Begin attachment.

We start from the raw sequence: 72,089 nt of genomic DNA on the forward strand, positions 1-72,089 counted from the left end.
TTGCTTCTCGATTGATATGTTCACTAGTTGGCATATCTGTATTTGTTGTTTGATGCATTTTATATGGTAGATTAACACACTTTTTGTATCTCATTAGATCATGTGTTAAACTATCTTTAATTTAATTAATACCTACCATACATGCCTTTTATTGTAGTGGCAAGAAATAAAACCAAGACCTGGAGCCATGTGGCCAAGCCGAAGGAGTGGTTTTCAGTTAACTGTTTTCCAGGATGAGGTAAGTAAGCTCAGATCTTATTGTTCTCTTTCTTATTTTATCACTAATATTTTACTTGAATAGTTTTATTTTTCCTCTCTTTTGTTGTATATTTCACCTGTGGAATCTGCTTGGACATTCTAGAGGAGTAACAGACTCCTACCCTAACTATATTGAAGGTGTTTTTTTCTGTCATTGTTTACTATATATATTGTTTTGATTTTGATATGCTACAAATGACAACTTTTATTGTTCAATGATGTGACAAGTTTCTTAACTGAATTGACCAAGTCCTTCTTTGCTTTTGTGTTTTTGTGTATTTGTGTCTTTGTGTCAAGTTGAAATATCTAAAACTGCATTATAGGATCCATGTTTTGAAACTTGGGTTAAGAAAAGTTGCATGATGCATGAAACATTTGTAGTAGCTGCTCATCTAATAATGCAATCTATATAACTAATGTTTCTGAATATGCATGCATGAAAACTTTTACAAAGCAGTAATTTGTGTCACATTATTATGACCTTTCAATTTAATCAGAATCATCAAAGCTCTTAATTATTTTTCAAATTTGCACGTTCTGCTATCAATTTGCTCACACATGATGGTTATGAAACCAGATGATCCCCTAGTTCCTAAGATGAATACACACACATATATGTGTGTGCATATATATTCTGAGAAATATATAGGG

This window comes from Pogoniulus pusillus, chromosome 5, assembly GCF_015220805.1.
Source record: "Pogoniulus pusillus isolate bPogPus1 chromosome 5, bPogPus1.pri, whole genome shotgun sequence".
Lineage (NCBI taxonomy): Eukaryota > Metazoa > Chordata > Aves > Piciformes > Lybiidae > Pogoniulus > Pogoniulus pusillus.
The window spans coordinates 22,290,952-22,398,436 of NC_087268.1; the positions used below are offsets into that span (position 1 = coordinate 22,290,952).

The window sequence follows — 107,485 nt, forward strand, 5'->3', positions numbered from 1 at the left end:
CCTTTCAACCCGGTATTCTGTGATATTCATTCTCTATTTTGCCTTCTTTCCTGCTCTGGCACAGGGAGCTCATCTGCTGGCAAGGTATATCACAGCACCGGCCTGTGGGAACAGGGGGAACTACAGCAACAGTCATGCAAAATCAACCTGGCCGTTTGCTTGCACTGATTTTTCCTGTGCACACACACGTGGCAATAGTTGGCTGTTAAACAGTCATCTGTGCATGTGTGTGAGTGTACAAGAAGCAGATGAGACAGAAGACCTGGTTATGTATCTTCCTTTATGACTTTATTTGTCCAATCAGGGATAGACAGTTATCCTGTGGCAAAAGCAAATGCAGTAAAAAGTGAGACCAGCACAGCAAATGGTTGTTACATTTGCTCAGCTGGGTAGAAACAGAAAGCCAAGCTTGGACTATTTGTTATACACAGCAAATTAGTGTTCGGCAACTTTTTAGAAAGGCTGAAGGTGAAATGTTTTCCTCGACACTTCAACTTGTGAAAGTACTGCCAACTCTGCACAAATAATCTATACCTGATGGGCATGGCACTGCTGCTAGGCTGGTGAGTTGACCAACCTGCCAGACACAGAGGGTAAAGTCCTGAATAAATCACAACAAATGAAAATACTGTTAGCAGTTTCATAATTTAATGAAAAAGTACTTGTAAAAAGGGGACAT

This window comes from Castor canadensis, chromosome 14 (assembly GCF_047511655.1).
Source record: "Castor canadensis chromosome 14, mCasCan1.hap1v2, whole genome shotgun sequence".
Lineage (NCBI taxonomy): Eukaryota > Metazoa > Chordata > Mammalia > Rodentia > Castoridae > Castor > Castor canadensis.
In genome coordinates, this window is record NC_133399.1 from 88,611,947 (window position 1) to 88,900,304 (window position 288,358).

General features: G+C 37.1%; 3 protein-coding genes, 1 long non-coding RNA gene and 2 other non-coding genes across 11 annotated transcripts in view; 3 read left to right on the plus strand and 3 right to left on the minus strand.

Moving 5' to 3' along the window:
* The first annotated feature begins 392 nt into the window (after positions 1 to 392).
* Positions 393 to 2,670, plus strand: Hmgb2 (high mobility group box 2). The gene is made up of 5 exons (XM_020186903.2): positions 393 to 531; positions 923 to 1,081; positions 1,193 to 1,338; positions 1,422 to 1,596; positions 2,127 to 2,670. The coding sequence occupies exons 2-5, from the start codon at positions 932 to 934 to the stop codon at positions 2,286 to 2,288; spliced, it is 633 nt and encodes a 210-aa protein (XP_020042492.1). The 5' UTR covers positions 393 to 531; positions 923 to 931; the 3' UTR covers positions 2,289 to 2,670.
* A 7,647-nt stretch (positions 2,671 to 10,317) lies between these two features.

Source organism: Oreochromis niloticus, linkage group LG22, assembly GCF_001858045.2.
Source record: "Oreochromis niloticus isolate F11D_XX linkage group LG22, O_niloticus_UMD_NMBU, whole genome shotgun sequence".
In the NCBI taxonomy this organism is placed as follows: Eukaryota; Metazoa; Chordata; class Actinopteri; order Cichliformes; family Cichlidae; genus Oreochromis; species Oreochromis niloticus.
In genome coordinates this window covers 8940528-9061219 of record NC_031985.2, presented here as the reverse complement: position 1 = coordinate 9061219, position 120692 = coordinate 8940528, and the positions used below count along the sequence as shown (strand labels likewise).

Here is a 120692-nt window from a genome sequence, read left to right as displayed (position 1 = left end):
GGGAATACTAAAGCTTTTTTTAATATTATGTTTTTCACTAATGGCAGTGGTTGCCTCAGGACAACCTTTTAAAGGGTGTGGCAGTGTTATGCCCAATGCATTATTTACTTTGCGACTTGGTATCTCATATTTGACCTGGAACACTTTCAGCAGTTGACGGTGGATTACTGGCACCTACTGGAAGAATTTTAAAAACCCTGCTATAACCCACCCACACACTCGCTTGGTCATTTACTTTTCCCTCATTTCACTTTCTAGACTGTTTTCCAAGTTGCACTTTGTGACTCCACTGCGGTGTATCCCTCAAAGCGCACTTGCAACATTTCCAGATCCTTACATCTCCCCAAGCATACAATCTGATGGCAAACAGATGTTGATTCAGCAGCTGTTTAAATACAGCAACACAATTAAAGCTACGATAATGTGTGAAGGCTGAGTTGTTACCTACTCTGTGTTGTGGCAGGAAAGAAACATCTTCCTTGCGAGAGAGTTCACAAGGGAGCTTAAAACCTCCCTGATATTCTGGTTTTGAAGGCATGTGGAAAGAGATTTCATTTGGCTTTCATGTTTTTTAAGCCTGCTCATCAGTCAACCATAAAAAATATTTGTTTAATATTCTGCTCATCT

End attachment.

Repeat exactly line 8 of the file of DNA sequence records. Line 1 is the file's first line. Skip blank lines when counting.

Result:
CCTTTCAACCCGGTATTCTGTGATATTCATTCTCTATTTTGCCTTCTTTCCTGCTCTGGCACAGGGAGCTCATCTGCTGGCAAGGTATATCACAGCACCGGCCTGTGGGAACAGGGGGAACTACAGCAACAGTCATGCAAAATCAACCTGGCCGTTTGCTTGCACTGATTTTTCCTGTGCACACACACGTGGCAATAGTTGGCTGTTAAACAGTCATCTGTGCATGTGTGTGAGTGTACAAGAAGCAGATGAGACAGAAGACCTGGTTATGTATCTTCCTTTATGACTTTATTTGTCCAATCAGGGATAGACAGTTATCCTGTGGCAAAAGCAAATGCAGTAAAAAGTGAGACCAGCACAGCAAATGGTTGTTACATTTGCTCAGCTGGGTAGAAACAGAAAGCCAAGCTTGGACTATTTGTTATACACAGCAAATTAGTGTTCGGCAACTTTTTAGAAAGGCTGAAGGTGAAATGTTTTCCTCGACACTTCAACTTGTGAAAGTACTGCCAACTCTGCACAAATAATCTATACCTGATGGGCATGGCACTGCTGCTAGGCTGGTGAGTTGACCAACCTGCCAGACACAGAGGGTAAAGTCCTGAATAAATCACAACAAATGAAAATACTGTTAGCAGTTTCATAATTTAATGAAAAAGTACTTGTAAAAAGGGGACAT